This may seem an odd post, coming at the end of the season when most people are hanging up their fins for the winter, but some recent conversations have brought this topic back to mind so I thought I’d share some thoughts. While framed in the context of technical diver training, these notions, I think, apply equally to recreational training.
The student/instructor relationship can make or break your class experience. It can be an informative, challenging and rewarding experience that not only helps you become a competent diver, but also makes you want to get out there and dive as much as possible. Or it can be frustrating, demoralizing and unsatisfying experience that makes you wonder why you dive at all. Hopefully these suggestions will help guide you towards the former and avoid the latter.
The first thing you need to do is to figure out what you want to get out of your course; no matter what level of training you desire. Different instructors have different philosophies and may teach the same course in completely different manners. All courses are not equal (even if both instructors teach through the same agency). It’s critical for you to choose an instructor who is offering the course that meets your wants/needs.
But how do you find the “right” instructor? You have to be an active, rather than passive consumer. You have to do your homework and actively search out training options. Talk to several instructors about the training you desire. Treat these conversations as job interviews. You are interviewing the instructor to see if you want to hire them to train you.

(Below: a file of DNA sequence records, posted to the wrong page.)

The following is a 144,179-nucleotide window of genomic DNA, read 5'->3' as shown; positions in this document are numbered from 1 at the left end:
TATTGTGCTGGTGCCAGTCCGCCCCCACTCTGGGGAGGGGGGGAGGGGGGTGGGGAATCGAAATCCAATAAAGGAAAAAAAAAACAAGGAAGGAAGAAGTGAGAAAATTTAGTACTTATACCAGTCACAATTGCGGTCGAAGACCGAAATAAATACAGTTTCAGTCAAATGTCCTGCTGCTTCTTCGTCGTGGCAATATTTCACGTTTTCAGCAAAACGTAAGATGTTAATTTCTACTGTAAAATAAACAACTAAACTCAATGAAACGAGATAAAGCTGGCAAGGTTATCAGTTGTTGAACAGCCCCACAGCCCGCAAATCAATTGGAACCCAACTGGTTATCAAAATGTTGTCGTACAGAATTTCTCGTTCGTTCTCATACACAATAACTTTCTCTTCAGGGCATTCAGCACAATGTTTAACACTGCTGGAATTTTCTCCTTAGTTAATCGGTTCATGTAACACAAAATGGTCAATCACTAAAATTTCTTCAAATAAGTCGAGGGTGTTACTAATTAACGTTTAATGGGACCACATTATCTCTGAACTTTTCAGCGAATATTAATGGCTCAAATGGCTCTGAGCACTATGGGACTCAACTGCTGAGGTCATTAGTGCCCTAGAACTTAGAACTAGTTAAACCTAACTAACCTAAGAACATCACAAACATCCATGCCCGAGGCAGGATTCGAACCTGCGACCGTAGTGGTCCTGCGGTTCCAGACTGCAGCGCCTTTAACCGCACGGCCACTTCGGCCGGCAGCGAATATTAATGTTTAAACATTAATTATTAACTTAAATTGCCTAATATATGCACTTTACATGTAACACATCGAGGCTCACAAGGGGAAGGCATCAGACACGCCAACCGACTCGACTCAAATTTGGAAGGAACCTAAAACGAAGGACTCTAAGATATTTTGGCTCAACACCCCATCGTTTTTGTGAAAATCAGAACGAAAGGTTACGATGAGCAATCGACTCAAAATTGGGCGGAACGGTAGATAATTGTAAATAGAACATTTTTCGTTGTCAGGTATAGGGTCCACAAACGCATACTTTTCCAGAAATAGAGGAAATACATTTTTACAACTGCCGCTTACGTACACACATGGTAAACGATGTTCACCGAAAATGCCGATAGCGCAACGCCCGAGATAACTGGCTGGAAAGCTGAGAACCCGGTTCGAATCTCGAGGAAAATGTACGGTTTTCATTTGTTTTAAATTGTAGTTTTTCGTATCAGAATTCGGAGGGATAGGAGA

- Ask your prospective instructor about their experience in the particular area that the course covers. If you’re interested in a wreck diving in the Great Lakes, ask the instructor about their experience in Great Lakes wreck diving. If they aren’t actively engaged in the type of diving you want to do, keep looking.
- Ask about the balance between teaching and personal diving. If the instructor’s dive log is crammed with 20′ training dives in the local quarry, but lacking in quality, challenging and fulfilling personal dives, again, keep looking (unless you want to learn how to do 20′ dives in a quarry).
- Ask about details of the course. What topics are covered, how many dives are conducted, where are the dives conducted, etc. Again, not all courses are equal. One instructor may offer a course that covers the basics, while another may go into greater detail.
- See if there’s a rapport between you and the instructor. It’s no surprise that not everyone gets along. There may be lots of competent instructors, but that won’t give you much solace if you take a class from a competent instructor that you really, really don’t get along with. You don’t have to be BFF’s, but you need some sort of amicable relationship, especially at the more complex levels of diver training.
That gives you an idea of what I’m talking about. I’m sure you can think of additional questions. The bottom line here is to be proactive. By investing some time and doing research, you will hopefully avoid a disappointing course experience and have a rewarding experience that makes you a better, safer diver.